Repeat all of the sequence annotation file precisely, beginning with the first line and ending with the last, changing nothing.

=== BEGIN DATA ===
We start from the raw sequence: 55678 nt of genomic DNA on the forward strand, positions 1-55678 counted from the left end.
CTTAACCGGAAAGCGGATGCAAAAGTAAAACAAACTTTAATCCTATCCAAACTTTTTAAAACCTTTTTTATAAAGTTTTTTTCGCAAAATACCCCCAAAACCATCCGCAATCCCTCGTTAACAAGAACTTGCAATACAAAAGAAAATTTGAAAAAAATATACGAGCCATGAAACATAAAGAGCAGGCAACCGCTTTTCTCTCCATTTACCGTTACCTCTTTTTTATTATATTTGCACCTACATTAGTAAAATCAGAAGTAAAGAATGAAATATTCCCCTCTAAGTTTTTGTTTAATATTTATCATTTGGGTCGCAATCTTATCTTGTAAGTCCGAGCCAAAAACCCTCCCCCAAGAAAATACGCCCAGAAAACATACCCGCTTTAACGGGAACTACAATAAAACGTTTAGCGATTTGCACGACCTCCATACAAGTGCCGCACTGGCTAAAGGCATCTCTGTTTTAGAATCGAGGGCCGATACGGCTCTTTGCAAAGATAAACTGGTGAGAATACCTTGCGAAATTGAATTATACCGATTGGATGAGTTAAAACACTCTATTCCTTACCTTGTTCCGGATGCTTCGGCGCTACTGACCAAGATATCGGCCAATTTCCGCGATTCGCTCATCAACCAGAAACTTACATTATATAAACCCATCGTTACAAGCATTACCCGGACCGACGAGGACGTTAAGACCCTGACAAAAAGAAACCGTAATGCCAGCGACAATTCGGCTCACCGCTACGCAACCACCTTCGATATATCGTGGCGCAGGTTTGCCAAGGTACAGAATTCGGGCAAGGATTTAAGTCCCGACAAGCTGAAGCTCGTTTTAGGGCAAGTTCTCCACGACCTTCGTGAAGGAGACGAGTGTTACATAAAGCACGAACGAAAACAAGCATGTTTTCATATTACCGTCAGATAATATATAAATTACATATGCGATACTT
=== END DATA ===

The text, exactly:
We start from the raw sequence: 55678 nt of genomic DNA on the forward strand, positions 1-55678 counted from the left end.
CTTAACCGGAAAGCGGATGCAAAAGTAAAACAAACTTTAATCCTATCCAAACTTTTTAAAACCTTTTTTATAAAGTTTTTTTCGCAAAATACCCCCAAAACCATCCGCAATCCCTCGTTAACAAGAACTTGCAATACAAAAGAAAATTTGAAAAAAATATACGAGCCATGAAACATAAAGAGCAGGCAACCGCTTTTCTCTCCATTTACCGTTACCTCTTTTTTATTATATTTGCACCTACATTAGTAAAATCAGAAGTAAAGAATGAAATATTCCCCTCTAAGTTTTTGTTTAATATTTATCATTTGGGTCGCAATCTTATCTTGTAAGTCCGAGCCAAAAACCCTCCCCCAAGAAAATACGCCCAGAAAACATACCCGCTTTAACGGGAACTACAATAAAACGTTTAGCGATTTGCACGACCTCCATACAAGTGCCGCACTGGCTAAAGGCATCTCTGTTTTAGAATCGAGGGCCGATACGGCTCTTTGCAAAGATAAACTGGTGAGAATACCTTGCGAAATTGAATTATACCGATTGGATGAGTTAAAACACTCTATTCCTTACCTTGTTCCGGATGCTTCGGCGCTACTGACCAAGATATCGGCCAATTTCCGCGATTCGCTCATCAACCAGAAACTTACATTATATAAACCCATCGTTACAAGCATTACCCGGACCGACGAGGACGTTAAGACCCTGACAAAAAGAAACCGTAATGCCAGCGACAATTCGGCTCACCGCTACGCAACCACCTTCGATATATCGTGGCGCAGGTTTGCCAAGGTACAGAATTCGGGCAAGGATTTAAGTCCCGACAAGCTGAAGCTCGTTTTAGGGCAAGTTCTCCACGACCTTCGTGAAGGAGACGAGTGTTACATAAAGCACGAACGAAAACAAGCATGTTTTCATATTACCGTCAGATAATATATAAATTACATATGCGATACTT